Have you ever tried a performance supplement? If you drink coffee or soda, the answer is “yes,” according to Steven Erickson, MD, a sports medicine specialist with Banner – University Orthopedic and Sports Medicine Institute in Phoenix, Arizona. “In my practice,” Dr. Erickson explained, “I work with a lot of college athletes and young adults, and the most common supplement that people take – and forget about – is caffeine.”
The category of performance supplements is wide; in addition to caffeine, others you may have heard of include creatine, protein, multivitamins, ginseng, glutamine and iron, and the list goes on. These supplements come in many forms: powders, drinks, pills, dissolvable capsules and energy bars.
Side effects of performance supplements
Just like with anything you consume – food, liquids and medications – there are possible side effects associated with performance supplements. “Side effects and their severity range depending on many factors including your age, gender and overall health,” said Dr. Erickson. Possible side effects of some of the more widely used supplements include:
- Caffeine: As a stimulant, caffeine’s possible short-term side effects include dehydration, nausea, muscle tremor, palpitations and headache. According to the National Institutes of Health, a safe amount of caffeine is 400 to 500 milligrams a day. Consuming more can reduce your physical performance, disturb your sleep and cause irritability and anxiety.
- Creatine: Side effects of creatine include gastrointestinal upset, muscle cramps, weight gain as a result of water retention, lower extremity swelling and acute renal failure.
- Iron: Common side effects of iron supplements are constipation and diarrhea. With larger doses, it can even cause nausea or vomiting.
- Protein: Consuming too much protein can cause gastrointestinal upset, bloating, fatigue and headache. According to Dr. Erickson, protein is typically the safest performance supplement when taken correctly.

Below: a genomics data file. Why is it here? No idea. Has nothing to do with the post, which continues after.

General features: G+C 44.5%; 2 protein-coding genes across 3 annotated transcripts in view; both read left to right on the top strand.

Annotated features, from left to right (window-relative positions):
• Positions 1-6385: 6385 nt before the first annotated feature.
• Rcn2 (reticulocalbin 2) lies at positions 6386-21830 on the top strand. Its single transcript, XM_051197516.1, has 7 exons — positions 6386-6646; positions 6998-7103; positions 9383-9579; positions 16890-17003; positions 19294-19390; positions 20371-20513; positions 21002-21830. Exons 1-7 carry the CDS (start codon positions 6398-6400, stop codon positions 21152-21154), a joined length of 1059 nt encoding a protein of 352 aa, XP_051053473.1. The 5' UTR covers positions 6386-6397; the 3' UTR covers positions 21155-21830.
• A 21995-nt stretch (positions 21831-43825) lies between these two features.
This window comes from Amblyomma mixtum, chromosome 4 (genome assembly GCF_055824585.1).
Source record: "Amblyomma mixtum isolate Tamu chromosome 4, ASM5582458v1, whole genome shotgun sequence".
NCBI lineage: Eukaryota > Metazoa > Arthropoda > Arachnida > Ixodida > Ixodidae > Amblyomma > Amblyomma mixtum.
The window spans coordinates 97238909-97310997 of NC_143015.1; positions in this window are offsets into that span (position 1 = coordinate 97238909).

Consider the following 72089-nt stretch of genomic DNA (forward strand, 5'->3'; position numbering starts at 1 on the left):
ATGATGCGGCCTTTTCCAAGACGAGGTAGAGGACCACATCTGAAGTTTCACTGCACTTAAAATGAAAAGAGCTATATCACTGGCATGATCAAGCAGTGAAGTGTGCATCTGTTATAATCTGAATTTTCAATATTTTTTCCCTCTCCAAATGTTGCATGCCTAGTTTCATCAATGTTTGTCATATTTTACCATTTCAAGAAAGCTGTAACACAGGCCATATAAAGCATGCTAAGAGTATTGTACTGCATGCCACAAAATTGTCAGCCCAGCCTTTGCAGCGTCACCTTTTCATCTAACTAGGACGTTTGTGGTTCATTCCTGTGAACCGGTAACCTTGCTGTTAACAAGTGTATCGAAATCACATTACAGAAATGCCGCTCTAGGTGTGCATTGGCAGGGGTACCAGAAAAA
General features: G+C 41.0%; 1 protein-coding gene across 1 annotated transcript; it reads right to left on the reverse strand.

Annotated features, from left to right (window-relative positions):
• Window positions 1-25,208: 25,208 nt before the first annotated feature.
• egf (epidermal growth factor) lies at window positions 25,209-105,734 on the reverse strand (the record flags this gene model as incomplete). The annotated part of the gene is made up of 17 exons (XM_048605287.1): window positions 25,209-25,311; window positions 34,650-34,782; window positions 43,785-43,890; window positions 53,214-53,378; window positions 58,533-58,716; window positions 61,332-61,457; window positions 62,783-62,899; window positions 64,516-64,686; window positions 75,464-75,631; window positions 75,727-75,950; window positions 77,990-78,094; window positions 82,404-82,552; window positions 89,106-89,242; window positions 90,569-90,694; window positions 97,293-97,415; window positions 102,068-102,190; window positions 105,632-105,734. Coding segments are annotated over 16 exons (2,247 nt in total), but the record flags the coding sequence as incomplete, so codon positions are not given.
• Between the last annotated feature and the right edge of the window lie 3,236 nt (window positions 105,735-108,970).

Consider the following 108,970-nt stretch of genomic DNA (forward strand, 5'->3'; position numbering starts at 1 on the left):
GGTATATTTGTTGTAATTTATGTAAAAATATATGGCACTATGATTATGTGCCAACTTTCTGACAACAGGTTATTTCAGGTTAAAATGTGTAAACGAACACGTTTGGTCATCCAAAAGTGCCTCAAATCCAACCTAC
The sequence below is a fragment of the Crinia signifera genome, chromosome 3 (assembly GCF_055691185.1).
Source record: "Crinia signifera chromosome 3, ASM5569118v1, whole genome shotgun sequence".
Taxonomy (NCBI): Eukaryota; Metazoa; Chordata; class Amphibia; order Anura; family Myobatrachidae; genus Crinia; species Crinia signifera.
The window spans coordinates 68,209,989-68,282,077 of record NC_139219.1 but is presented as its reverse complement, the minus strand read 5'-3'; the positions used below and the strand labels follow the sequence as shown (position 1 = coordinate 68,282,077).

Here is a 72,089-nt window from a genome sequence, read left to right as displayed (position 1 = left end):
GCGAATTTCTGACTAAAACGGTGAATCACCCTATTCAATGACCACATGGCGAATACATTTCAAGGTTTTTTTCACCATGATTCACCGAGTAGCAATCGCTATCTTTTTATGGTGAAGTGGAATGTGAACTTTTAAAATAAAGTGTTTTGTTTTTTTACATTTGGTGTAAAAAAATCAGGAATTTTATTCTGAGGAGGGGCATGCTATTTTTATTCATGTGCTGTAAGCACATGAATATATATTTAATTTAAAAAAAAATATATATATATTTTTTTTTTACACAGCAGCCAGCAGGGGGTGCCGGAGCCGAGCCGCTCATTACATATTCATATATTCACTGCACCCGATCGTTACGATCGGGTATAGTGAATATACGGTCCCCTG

Questions to ask your doctor before you start
As with any new medication you put into your body, you should consult with your doctor before you start taking performance supplements. “When one of my patients inquires about performance supplements, the first question I ask is ‘are you doing everything else you should be doing, like eating healthy, getting enough quality sleep, drinking at least 8 cups of water daily?’,” said Dr. Erickson.
Dr. Erickson advises you ask yourself these questions:
- Is there evidence to support that this supplement will benefit my performance?
- Will this supplement affect other conditions I have or interact with my other medications?
- Do the risks of adverse side effects outweigh the potential benefits?
- What size dose should I take and for how long?
“There’s no such thing as a ‘one size fits all’ performance supplement,” Dr. Erickson explained. “Just like with any medication, you should educate yourself about what you’re putting in your body.” Dr. Erickson also noted that there are many supplements where the adverse effects outweigh the benefits.
The bottom line: Safety and efficacy of performance supplements
To answer whether adult performance supplements are safe and effective, we must first define what is meant by “safe” and “effective,” according to Dr. Erickson. “This is complicated – what may work for one person may not for someone else,” said Dr. Erickson, “and how we determine if something is safe to consume usually requires it to be deemed so by an overseeing entity, like the U.S. Food & Drug Administration (FDA), but performance supplements aren’t currently evaluated or regulated by the FDA.”
Dr. Erickson also noted that because they’re unregulated, some supplements are frequently contaminated or tainted with stimulants or testosterone precursors which can have significant adverse health effects. Just one more reason it’s critical to consult with your doctor before you start taking any new supplements.
Interested in learning more about performance supplements? Consult a Banner Health sports medicine specialist for more information about whether they are right for you.